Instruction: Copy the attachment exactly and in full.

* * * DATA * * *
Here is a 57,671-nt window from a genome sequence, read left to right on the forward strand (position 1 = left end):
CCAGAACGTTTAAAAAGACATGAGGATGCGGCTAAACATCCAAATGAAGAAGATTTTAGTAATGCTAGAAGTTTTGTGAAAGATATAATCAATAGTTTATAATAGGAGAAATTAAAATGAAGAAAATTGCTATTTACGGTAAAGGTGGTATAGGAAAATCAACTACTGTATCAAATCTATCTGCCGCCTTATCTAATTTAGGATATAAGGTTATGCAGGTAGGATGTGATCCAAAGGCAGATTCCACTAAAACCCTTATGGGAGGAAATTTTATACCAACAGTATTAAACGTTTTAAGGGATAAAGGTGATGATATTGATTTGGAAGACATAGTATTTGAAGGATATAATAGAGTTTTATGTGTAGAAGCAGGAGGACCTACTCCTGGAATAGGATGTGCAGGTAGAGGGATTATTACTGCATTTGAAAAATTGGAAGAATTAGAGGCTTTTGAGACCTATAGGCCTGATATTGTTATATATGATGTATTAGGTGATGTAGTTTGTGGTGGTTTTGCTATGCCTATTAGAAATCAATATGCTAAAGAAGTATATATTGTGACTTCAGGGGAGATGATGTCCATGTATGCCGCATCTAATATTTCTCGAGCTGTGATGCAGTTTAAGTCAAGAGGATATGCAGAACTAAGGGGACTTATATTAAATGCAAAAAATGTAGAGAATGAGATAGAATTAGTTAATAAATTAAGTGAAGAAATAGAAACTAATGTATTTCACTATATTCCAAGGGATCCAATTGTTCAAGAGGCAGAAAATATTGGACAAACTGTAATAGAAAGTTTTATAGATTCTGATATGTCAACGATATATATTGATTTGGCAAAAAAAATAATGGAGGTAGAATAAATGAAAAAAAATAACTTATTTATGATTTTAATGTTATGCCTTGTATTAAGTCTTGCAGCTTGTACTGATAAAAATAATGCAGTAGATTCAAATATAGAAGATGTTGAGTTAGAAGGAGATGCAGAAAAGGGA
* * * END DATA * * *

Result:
Here is a 57,671-nt window from a genome sequence, read left to right on the forward strand (position 1 = left end):
CCAGAACGTTTAAAAAGACATGAGGATGCGGCTAAACATCCAAATGAAGAAGATTTTAGTAATGCTAGAAGTTTTGTGAAAGATATAATCAATAGTTTATAATAGGAGAAATTAAAATGAAGAAAATTGCTATTTACGGTAAAGGTGGTATAGGAAAATCAACTACTGTATCAAATCTATCTGCCGCCTTATCTAATTTAGGATATAAGGTTATGCAGGTAGGATGTGATCCAAAGGCAGATTCCACTAAAACCCTTATGGGAGGAAATTTTATACCAACAGTATTAAACGTTTTAAGGGATAAAGGTGATGATATTGATTTGGAAGACATAGTATTTGAAGGATATAATAGAGTTTTATGTGTAGAAGCAGGAGGACCTACTCCTGGAATAGGATGTGCAGGTAGAGGGATTATTACTGCATTTGAAAAATTGGAAGAATTAGAGGCTTTTGAGACCTATAGGCCTGATATTGTTATATATGATGTATTAGGTGATGTAGTTTGTGGTGGTTTTGCTATGCCTATTAGAAATCAATATGCTAAAGAAGTATATATTGTGACTTCAGGGGAGATGATGTCCATGTATGCCGCATCTAATATTTCTCGAGCTGTGATGCAGTTTAAGTCAAGAGGATATGCAGAACTAAGGGGACTTATATTAAATGCAAAAAATGTAGAGAATGAGATAGAATTAGTTAATAAATTAAGTGAAGAAATAGAAACTAATGTATTTCACTATATTCCAAGGGATCCAATTGTTCAAGAGGCAGAAAATATTGGACAAACTGTAATAGAAAGTTTTATAGATTCTGATATGTCAACGATATATATTGATTTGGCAAAAAAAATAATGGAGGTAGAATAAATGAAAAAAAATAACTTATTTATGATTTTAATGTTATGCCTTGTATTAAGTCTTGCAGCTTGTACTGATAAAAATAATGCAGTAGATTCAAATATAGAAGATGTTGAGTTAGAAGGAGATGCAGAAAAGGGA